Episode 53 | April 21, 2021

My Name Is Layla, with Reyna Marder Gentin

We’ll be talking about her book, My Name Is Layla, which is a story about a middle schooler who discovers she has dyslexia. Reyna also writes women’s fiction legal thrillers; her first book is Unreasonable Doubts and her upcoming book is called Both Are True. Reyna enjoys reading books that have emotional pull and resonance, so we enjoyed swapping some middle grade and adult book recommendations.

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March 26, 2021
YouTube Interview

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March 15, 2021
Reyna Gentin, Guest Author

When you read the description of Reyna Marder Gentin’s recent middle school book, My Name is Layla, you’ll see that there are two reasons I’m pleased to have her as a guest author today. The book features a young girl who has dyslexia. It’s an appropriate subject for this blog, a place where we all come because we want to talk about reading and books. I’ve included the summary of My Name is Layla after Gentin’s guest blog. Today, she’s going to talk about a subject close to my heart, her experiences using public libraries. Thank you, Reyna.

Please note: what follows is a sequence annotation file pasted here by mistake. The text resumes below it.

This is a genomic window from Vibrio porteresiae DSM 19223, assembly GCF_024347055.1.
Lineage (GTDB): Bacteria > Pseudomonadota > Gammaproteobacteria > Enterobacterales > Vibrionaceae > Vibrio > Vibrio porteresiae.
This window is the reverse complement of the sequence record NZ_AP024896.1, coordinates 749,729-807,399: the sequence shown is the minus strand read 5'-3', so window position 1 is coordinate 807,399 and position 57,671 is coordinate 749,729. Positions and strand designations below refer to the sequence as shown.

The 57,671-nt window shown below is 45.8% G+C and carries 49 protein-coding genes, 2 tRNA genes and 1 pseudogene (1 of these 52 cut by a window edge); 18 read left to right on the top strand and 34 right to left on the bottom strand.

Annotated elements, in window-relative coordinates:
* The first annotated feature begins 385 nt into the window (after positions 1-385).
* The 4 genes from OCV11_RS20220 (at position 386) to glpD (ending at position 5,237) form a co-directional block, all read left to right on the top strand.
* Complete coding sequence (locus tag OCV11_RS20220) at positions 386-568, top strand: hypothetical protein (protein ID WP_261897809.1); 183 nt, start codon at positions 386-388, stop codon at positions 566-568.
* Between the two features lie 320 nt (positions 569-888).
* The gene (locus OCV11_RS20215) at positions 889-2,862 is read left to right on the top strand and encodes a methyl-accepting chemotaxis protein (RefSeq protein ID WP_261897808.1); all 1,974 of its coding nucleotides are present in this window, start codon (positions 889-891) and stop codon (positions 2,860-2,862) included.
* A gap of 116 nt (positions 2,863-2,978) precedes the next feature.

Glimpses of Love at the Library

I’d like to say that books were what first drew me to the public library in the suburb where I grew up, but it wouldn’t be true. Really, it was geography. The library was exactly .7 miles from my parents’ house, and, more importantly, it was a straight shot–necessitating just a single left-hand turn at the bottom of my block. Although the main street was busier, there were sidewalks that ran all the way between my front door and the library entrance and traffic lights at every intersection. As a child of 9 or 10, my otherwise cautious parents deemed it safe for me to walk or ride my 3 speed hand-me-down blue Schwinn to this august destination. And while what started as an assertion of independence eventually morphed into a genuine appreciation for the world expansion that the books provided, the physical sanctuary of the library always remained a key part of the experience.

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February 14, 2021

New From Reyna Marder Gentin

Author Reyna Marder Gentin does a wonderful job depicting today’s teens challenges and concerns. Eighth grade can be tough no matter what. Growing up in an unconventional home with a single, working parent and and an undiagnosed learning difference adds to teenage angst. Layla is in a constant struggle to prove herself, yet the challenges keep coming and she almost loses sight of her potential. My Name is Layla is a wonderful story of perseverance; the love and support of family, friends and teachers can greatly impact the success of young people. I loved this middle grade novel and was rooting for Layla all the way!

Matters of the Heart Challenge Law and Order in Unreasonable Doubts by Reyna Marder Gentin….Author